and glancing tears, hide splitting


into red, into the exhausted warm,

wet limb-by-limb


collapse, the blood and the shrieks

or the blood and the silence,


and we, less different, less individual

than same as the flight fades


into tattered flags of rough breath, rough

heart and torso beating the body


stilled, emptied, abandoned—a vessel

to be remade into the sizes and shapes


of the bodies describing the earth we ran

to ground, bloodied and spent.





Maggie Queeney holds MFA in Creative Writing from Syracuse University. Her work has appeared most recently in the Southern Poetry Review, The Southeast Review, and Handsome.

& Gatherers


The combing is constant—even dreaming

our eyes sift scythe-like


the pink-black back of the socket. Paths

break in the wake. We curry. We scan.


We ran at the minute cracks

sounding the carpet of twigs or the sudden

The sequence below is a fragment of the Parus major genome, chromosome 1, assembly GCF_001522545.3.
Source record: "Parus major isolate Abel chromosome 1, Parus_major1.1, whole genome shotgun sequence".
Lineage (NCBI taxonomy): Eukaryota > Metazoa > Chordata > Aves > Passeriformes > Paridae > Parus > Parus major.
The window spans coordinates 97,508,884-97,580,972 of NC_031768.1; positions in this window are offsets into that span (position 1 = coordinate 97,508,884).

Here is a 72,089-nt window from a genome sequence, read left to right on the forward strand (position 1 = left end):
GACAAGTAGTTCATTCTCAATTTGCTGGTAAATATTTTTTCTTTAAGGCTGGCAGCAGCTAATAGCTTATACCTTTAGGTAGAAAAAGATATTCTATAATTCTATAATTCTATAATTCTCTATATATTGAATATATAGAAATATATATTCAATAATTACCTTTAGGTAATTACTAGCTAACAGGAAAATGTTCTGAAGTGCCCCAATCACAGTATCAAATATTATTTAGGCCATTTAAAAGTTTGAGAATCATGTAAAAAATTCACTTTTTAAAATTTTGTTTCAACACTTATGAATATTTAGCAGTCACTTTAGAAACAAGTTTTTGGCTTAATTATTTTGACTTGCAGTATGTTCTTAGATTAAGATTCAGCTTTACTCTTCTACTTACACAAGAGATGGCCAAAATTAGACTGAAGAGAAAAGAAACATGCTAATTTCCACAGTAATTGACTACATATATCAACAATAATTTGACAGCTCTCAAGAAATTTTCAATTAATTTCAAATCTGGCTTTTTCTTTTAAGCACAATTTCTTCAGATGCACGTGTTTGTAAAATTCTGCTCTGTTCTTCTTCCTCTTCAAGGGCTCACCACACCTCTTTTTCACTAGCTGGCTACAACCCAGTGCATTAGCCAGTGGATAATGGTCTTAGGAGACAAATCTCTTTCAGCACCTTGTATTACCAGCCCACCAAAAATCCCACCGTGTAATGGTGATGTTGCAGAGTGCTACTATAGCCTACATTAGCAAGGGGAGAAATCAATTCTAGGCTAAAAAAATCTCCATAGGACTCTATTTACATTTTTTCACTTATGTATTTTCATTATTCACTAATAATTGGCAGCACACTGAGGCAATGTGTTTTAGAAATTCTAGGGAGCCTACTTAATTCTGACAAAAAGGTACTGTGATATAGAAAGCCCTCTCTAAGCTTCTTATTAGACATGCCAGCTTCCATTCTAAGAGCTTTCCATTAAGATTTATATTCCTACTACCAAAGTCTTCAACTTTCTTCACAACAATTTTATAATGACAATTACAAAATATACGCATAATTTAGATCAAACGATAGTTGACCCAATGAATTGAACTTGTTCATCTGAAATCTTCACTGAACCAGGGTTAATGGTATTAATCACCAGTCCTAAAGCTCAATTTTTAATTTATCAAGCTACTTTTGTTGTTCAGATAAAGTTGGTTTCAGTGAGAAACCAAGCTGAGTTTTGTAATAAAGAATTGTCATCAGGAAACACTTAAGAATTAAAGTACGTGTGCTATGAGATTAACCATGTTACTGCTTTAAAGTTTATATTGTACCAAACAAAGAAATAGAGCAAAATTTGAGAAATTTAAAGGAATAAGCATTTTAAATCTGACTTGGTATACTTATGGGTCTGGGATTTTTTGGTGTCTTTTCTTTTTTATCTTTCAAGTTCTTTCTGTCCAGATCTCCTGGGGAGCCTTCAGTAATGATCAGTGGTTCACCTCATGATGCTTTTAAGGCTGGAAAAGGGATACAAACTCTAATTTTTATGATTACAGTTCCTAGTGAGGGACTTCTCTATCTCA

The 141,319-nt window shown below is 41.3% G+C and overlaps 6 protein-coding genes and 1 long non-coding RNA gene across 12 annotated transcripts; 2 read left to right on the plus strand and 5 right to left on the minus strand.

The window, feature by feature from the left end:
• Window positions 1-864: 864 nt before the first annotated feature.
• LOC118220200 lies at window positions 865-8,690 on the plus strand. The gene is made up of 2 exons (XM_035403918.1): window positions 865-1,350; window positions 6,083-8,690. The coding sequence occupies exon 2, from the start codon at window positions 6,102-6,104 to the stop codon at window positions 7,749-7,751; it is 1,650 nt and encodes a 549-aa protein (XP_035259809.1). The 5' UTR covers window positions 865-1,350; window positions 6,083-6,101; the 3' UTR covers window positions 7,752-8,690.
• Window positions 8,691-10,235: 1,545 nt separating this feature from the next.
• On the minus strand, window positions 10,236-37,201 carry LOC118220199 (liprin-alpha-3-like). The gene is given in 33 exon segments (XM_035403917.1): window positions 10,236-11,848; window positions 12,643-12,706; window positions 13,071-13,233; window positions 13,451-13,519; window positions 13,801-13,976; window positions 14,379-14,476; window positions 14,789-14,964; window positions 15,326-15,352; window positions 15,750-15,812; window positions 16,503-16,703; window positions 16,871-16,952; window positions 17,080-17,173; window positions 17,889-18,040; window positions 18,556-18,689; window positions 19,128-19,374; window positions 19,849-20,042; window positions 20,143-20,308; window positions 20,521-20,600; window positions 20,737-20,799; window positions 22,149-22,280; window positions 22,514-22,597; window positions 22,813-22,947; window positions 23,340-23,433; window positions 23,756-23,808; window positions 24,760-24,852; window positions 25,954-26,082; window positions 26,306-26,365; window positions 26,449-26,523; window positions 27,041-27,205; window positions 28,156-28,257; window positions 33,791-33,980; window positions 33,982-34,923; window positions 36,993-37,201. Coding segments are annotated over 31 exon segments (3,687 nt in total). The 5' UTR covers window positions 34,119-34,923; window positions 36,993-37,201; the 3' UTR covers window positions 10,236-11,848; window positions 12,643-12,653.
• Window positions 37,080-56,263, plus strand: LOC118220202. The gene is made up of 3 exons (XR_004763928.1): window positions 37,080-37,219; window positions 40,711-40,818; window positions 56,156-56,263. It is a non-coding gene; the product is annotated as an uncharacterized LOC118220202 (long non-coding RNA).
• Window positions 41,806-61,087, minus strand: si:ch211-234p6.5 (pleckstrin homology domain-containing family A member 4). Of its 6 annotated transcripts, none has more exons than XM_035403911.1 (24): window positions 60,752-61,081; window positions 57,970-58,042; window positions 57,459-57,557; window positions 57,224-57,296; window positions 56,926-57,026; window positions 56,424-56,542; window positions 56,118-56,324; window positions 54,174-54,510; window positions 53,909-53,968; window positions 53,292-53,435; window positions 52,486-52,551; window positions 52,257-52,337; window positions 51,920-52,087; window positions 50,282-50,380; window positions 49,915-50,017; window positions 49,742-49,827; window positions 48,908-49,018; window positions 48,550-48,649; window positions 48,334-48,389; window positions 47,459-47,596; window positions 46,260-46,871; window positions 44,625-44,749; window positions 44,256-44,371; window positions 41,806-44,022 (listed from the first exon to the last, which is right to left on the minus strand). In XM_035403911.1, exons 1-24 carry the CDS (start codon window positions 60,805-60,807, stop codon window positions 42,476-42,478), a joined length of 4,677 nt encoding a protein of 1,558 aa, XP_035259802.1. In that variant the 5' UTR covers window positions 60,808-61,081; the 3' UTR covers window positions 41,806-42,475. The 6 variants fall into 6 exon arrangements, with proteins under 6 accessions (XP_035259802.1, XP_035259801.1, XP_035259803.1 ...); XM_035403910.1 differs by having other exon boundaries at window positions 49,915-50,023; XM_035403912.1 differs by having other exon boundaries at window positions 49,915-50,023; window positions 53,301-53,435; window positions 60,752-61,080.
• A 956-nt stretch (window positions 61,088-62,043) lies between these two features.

lift and swish of a leaf-hushed branch.

We read. We waited, tensed to recognize


the familiar shape, old patterns locking

the keening stomach driving forward


the pilot body, receptor of symbols and signs,

like the flagellant that bows


her matted, dulled crown

to sky, the curving domain of the whip


that snakes and raises red routes

over her back, scribbling the skin


into a map that signals the territory

we move to, through, inside


the next clearing, to the far screen of trees,

thrumming possibility.


Shoots unscroll from the dirt, unfurl

leaves broad and flat as the sun overhead


where fruit swells and softens, liquefies

inside skins under the nesting eggs


hardening on the branch. Fledglings

abandon. Dearths and lessens, thins